When a Lake Dies

I have often wondered just how much abuse a lake can take. Many of our favorite fishing lakes were established in the 1920s and 1930s as a source of drinking water or hydroelectric power generation. Often this created governing bodies with responsibility for the care of the lakes intended purpose.

When a Lake Dies

Fast forward to the 21st century and these lakes have evolved into not only sources of drinking water or electrical energy, they have also become prime places to live and play. The shoreline is often consumed by housing. The lake is now home to thousands of docks and boats of all types. Weekend activity on these lakes is almost totally unmanageable from the standpoint of traffic on and off the impoundment.

We are very thankful these lakes continue to thrive, but concerns are continually being raised about the overall health of these waters. Fishing pressure in some waters has been known to almost eliminate what were once trophy opportunities. In many cases boat launch facilities are undersized or poorly maintained as a result of budgetary restrictions. Some state governmental oversight groups have increased usage fees and placed horsepower or speed restrictions while others have mandated electric watercraft only. At the same time, they may have reduced the number of permits required to use the waterway. It should also be noted, most of these governmental organizations have not kept up with hiring an increasing number of law enforcement officers to monitor these facilities. Seeing a natural resources office on the lake is becoming more and more rare and I see this as an unfortunate thing.

Many of our lakes are now considered overcrowded. With this overcrowding comes an increasing chance for pollution opportunities. Sewage disposal systems are not as current as they need to be. Indigenous species continue to be assaulted by ecological factors like invasive grasses, imported fish, or shellfish. Although some of these imported species were intentionally placed in these waters, the results have been nearly catastrophic to native species. Grasses valuable to fish are being eradicated as a regular practice to keep waterways clear or perhaps to make sure the drinking water or electric power generation systems are not affected.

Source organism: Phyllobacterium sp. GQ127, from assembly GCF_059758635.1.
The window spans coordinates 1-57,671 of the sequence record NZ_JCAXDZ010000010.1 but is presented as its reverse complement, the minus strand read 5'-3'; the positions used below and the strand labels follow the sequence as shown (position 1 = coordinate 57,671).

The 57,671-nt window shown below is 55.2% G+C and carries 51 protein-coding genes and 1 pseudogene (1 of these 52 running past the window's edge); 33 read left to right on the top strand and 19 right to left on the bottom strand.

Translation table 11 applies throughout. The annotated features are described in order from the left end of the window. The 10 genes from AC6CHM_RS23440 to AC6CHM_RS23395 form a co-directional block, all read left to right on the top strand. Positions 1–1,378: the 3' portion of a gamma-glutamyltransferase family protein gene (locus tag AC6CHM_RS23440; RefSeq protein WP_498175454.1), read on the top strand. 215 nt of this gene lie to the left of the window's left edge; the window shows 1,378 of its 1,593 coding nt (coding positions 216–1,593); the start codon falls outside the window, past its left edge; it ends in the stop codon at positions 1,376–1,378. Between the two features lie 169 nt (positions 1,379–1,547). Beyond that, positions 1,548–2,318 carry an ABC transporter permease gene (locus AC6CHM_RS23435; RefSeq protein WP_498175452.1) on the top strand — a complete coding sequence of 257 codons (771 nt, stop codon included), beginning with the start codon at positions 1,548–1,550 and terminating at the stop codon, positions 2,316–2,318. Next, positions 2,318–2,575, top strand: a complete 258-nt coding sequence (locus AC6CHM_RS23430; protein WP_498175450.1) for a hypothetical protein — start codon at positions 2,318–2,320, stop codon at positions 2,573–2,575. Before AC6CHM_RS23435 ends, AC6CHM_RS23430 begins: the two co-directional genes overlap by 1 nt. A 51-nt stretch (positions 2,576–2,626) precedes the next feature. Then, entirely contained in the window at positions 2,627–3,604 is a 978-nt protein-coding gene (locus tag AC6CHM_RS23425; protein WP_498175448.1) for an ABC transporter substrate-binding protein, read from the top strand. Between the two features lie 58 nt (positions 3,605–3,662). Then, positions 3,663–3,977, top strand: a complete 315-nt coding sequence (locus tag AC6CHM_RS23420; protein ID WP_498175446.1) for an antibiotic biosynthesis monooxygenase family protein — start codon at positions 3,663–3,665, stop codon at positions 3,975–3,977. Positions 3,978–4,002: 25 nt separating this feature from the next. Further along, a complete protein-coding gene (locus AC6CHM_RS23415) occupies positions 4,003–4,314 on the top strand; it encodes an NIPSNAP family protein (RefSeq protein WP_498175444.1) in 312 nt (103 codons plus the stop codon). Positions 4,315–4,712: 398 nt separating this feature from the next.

As bass anglers, we might view this as an impasse. We believe our plight needs to be corrected sooner than later. I am suggesting this is unlikely on its own and we must become part of the solution instead of sitting on the sidelines and complaining. I don’t have a clue about how to resolve a problem of this magnitude, I only suggest the future of bass fishing on our favorite bodies of water is uncertain in the long run. We have to accept we are going to have to change our ways to accommodate the needs of the future. This may be through increases of license fees, usage fees or watercraft limitations. Whatever it is, we will have to become part of the solution. If we don’t participate then a governmental group will make the decisions for us. This would not be a good thing. Moving forward we will not always get our way, but have to be willing to work within the process to become part of a compromise solution, if such a thing exists.

This blog post is not a Chicken Little scenario but merely an observation of someone who worries about paying forward the blessings of bass fishing to the next generations. Here in South Carolina we have not experienced too much over governing of our favorite lakes. However, I have read many discussions and articles describing some of the restrictions anglers have to endure. I certainly would not want this kind of invasive action in/on my waters, but sadly it could be in our future.

Fish ON!
Bud Kennedy

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